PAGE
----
Uncertain times for global refinery margins
LET us forget the woes of the current oil market and look to the future where in previous columns, Opec's World Oil Outlook 2015 was discussed. Here we look at the downstream developments as seen by the report, where demand is forecast at 110 million barrels a day (mbd) by 2040, up from about 94 mbd now. The "growth in oil demand comes mainly from the road transportation, petrochemicals and aviation sectors". It foresees an "increase in every sector except electricity generation", which is a continuation of a trend that has been with us for a long time. While product demand is expected to decline - except for petrochemicals and aviation in the OECD region - this is more than compensated by growth in other regions, and especially in the developing countries. Their demand for oil up to 2040 in road transportation is expected to increase by 12.6 mvd, while in the OECD it is expected to fall by 6.7 mbd. The OECD region is mature and its passenger car population may increase only by 125 million against the 1 billion increase in the developing countries. At the same time commercial vehicles are expected to increase by 47 million and 229 million in the OECD and developing countries, respectively.
They will require a lot of gasoline and diesel, but we have to remember that the efficiency of the vehicles and the overall fleet is increasing through regulations and better engine design aimed at reduced fuel consumption. The Opec report does not expect the penetration of other fuels to do much to change the fortunes of petroleum products. Electric vehicles, while being encouraged by many governments, are not likely to gain a large share "without a technology breakthrough" in battery technology and cost. People are still concerned about the range limitation and the battery performance during severe weather. Similarly, the cost factor and lack of infrastructure is likely to discourage the penetration of hydrogen fuelled vehicles. Only natural gas-fuelled vehicles are likely to have a better chance though the question of a refuelling network may still be a concern. Given all the above, the report says that "only 6 per cent of the passenger car stock and 5.3 per cent of commercial vehicles will be running on non-oil fuels" by 2040.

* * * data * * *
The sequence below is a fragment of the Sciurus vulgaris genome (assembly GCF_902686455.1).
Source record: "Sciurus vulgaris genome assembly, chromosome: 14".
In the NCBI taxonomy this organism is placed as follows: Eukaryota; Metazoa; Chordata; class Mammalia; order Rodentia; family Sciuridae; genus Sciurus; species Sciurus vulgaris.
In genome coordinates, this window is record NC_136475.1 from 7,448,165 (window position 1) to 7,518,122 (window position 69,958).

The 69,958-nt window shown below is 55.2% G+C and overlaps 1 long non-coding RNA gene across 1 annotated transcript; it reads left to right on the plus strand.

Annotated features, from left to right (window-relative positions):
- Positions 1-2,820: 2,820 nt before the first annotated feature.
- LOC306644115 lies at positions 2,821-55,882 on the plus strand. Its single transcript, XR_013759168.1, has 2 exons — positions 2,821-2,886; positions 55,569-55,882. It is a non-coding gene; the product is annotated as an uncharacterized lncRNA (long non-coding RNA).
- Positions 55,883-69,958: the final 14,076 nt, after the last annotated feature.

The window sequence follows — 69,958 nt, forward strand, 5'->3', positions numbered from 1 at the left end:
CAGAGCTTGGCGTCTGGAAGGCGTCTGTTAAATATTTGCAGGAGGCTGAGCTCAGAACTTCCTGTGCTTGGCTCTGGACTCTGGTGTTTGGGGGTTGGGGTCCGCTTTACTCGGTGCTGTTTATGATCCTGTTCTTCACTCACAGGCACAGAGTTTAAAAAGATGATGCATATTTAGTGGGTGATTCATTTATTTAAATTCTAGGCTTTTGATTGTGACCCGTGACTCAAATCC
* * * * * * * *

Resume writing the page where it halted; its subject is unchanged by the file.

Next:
Residual fuel oil is for all practical purposes a product in decline, especially if the International Maritime Organisation goes ahead with implementing the use of 0.5 per cent sulphur against the current 3.5. A decision by the end of 2016 is expected to set the date at either 2020 or 2025, and whether flue gas scrubbers on ships will serve instead of low sulphur fuel oil. The possibility that ships may switch to other fuels such as LNG remains a possibility. The forecast for petroleum products will undoubtedly reflect on the fortunes of the refining industry. Based on current projects, the global distillation capacity is expected to increase by 7.1 mbd by 2020 in addition to 1.2 mbd due to 'capacity creep' and the vast increase is expected in the Middle East and Asia. The additional distillation capacity increase up to 2040 is expected to be 12.7 mbd. The fall in oil prices in the last 18 months and the long road to recovery may alter these expectations, especially after 2020. Refinery closures especially in Europe have been going on for some time and the situation is now in the balance with growth in demand at least for the next two years. After that, surpluses are likely to appear which calls for further closure of old and small capacity refineries. Almost 7 mbd may need to be closed up to 2040 to avoid severe competition and deterioration of profit margins. Future refineries are expected to be complex with minimum heavy fuel oil production, and the Opec report estimates projects leading up to 2020 and conversion capacities forecast to be added, after 2020, are of the order of 5.5 mbd in hydrocracking, 4 mbd in fluid catalytic cracking (FCC) and 3 mbd in cocking facilities. Increasing the hydrodesulphurization of distillates or fuel oil will be a given to meet future requirements of marine bunkers.